Editor’s Note: Daughter Shelby is in Cambodia this week working with a missions group from Antioch Church and partnering with Transitions Global on human trafficking issues. You can follow her other posts back through the blog.
By Shelby Dee
Tuk Tuks are our major mode of transportation this week. Opened-aired chariots. No A/C. No radio. No entertainment systems. A ride in a Tuk is an experience for all the senses. Bouncing around potholes. Through mud puddles. On the wrong side of the road. Cutting across and through traffic. The smells are strong, both good and bad. The exhaust and dirt stick to your teeth even after the ride is over. But there’s a flip side.
At relatively slow speeds and no tinted windows, you get to see the city as well. The vehicles. The buildings. The animals. The food. The people. Especially the children.A group of young ones stretch a rope between them and begin to play a game.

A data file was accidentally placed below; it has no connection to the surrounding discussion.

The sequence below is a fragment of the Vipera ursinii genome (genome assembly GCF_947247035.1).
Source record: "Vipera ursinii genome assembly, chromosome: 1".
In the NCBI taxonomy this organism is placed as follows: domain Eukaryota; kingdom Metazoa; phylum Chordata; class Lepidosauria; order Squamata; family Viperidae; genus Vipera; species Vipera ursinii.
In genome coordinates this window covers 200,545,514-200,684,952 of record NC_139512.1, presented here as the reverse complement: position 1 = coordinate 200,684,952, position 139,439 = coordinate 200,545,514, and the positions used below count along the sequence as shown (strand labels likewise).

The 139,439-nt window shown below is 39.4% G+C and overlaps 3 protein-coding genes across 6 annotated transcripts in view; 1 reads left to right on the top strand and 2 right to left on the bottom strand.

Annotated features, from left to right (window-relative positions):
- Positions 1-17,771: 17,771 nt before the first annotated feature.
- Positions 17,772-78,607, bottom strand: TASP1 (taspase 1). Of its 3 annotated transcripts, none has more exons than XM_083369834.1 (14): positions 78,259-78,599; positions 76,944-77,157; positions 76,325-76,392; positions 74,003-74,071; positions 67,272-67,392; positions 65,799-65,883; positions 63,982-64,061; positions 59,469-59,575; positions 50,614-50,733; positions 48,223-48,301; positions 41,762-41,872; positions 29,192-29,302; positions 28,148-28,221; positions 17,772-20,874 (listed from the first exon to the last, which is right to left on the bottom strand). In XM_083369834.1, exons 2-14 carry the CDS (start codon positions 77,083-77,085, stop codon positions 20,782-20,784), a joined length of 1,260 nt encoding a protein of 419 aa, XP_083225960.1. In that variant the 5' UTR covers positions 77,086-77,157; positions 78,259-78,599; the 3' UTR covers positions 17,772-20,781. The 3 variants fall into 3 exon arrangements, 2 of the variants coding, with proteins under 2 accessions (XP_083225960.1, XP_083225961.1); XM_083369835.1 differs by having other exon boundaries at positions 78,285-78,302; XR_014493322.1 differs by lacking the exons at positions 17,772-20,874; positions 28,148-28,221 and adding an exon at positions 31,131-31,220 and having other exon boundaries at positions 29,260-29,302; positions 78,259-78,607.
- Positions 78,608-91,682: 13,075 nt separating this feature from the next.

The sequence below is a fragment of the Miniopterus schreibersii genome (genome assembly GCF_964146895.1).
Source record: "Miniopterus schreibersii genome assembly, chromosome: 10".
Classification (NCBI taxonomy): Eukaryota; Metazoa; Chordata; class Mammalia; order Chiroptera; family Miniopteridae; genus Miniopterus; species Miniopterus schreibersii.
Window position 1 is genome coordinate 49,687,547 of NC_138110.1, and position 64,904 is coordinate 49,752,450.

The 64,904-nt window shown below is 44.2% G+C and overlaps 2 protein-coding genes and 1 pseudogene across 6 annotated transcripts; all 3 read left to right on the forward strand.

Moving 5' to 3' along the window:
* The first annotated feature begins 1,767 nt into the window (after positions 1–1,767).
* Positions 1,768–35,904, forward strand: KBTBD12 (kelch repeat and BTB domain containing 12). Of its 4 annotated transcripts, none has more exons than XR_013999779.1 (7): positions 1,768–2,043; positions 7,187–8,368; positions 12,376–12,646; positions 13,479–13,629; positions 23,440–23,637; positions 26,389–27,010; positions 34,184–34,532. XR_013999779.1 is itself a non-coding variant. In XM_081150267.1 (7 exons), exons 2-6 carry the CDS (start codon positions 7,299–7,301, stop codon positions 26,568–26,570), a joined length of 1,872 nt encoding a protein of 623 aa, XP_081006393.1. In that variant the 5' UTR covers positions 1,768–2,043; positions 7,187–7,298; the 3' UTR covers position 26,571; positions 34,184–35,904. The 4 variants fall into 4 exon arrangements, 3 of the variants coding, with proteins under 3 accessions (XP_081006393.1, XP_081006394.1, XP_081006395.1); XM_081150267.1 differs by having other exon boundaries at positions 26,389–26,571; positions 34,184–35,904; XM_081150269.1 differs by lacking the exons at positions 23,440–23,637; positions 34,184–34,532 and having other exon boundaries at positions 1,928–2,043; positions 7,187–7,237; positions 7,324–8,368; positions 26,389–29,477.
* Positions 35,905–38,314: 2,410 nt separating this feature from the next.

A group of girls in matching uniforms and pink backpacks hold hands as they walk home from school.
A boy spins helicopter circles in the drive of a storefront that’s very likely his home too.
A teen blows bubbles for small children to chase and pop.
A mama wipes the nose of the baby on her hip.
A daddy reaches down to take hold of his son’s hand as they begin to cross the street.
And among them a young man wears a shirt that reads, “Same Same But Different.”
A ride through Phnom Penh in a Tuk might not look like a ride through any American city, but when you look a little closer it’s easy to see that we’re all the same, even when we’re different.